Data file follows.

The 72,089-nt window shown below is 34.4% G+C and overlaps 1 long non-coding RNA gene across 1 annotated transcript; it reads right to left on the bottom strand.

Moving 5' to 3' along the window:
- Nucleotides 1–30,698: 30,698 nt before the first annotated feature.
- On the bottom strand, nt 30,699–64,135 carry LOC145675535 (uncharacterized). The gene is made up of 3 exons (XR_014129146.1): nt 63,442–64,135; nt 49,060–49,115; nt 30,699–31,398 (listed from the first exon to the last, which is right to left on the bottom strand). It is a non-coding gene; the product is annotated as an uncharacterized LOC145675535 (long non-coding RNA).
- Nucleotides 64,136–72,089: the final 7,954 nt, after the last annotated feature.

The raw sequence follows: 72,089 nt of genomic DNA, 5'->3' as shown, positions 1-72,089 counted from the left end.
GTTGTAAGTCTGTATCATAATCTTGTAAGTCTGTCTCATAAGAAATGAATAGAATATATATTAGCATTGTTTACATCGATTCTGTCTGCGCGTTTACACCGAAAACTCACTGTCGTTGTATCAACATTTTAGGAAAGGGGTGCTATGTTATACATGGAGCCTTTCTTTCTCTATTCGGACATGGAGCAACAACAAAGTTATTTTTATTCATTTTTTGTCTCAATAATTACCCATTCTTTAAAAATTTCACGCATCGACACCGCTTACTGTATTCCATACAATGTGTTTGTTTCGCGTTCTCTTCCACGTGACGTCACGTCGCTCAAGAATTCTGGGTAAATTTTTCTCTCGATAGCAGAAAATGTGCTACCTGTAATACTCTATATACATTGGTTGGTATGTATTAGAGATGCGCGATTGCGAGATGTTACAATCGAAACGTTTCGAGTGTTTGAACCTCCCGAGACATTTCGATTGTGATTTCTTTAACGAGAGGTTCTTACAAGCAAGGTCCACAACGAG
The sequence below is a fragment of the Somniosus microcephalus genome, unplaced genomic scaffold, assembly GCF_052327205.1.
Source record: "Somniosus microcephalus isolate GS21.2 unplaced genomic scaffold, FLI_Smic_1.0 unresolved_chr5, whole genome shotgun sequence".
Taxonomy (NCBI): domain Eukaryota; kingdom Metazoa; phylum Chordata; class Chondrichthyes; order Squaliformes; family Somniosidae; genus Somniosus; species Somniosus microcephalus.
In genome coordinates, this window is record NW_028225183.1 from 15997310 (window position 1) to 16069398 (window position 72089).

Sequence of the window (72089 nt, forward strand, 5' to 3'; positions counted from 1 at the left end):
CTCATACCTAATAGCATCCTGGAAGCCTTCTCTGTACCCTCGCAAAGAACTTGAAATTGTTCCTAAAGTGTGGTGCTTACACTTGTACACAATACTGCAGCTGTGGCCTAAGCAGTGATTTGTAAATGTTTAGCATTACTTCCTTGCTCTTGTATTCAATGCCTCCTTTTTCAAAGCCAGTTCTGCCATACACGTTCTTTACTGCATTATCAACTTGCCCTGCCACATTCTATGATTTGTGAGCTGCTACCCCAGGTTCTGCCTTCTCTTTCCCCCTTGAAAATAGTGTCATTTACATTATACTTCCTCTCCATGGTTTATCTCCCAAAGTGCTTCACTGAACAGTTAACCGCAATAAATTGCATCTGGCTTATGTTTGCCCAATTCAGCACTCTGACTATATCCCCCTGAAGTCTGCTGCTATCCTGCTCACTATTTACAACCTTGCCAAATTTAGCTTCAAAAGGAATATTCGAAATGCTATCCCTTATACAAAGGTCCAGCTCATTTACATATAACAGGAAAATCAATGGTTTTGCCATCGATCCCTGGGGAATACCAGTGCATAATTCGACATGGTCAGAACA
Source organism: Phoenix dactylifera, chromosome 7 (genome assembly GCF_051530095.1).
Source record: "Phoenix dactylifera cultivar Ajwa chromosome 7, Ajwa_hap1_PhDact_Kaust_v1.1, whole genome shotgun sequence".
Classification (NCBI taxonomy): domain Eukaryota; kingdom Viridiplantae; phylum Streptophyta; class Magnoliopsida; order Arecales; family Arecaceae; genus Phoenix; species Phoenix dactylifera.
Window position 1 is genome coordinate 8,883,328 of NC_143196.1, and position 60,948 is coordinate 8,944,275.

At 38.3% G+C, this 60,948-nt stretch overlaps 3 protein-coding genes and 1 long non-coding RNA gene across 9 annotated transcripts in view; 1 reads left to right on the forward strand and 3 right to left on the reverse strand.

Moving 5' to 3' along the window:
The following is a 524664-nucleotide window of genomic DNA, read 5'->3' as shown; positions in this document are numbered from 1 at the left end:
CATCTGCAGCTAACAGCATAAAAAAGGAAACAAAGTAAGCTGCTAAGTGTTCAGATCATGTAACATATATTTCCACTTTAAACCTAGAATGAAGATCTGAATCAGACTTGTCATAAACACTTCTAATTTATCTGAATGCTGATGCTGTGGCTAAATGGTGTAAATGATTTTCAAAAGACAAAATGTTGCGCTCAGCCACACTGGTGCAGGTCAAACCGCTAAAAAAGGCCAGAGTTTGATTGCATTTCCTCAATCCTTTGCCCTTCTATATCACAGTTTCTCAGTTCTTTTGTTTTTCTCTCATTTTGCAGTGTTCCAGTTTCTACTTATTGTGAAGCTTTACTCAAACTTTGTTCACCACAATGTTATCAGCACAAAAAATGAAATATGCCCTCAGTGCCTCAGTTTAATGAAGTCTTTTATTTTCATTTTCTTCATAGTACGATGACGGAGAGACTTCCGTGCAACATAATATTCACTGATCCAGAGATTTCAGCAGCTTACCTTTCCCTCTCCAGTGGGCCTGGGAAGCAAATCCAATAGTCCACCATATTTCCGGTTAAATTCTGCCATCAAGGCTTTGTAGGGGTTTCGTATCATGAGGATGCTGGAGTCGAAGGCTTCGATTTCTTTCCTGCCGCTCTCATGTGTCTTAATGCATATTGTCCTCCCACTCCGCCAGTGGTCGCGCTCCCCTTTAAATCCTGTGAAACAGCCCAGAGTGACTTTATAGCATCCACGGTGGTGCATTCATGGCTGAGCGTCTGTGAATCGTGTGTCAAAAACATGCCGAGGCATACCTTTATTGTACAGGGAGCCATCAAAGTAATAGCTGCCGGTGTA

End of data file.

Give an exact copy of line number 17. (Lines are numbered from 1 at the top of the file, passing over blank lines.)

Window position 1 is genome coordinate 8,883,328 of NC_143196.1, and position 60,948 is coordinate 8,944,275.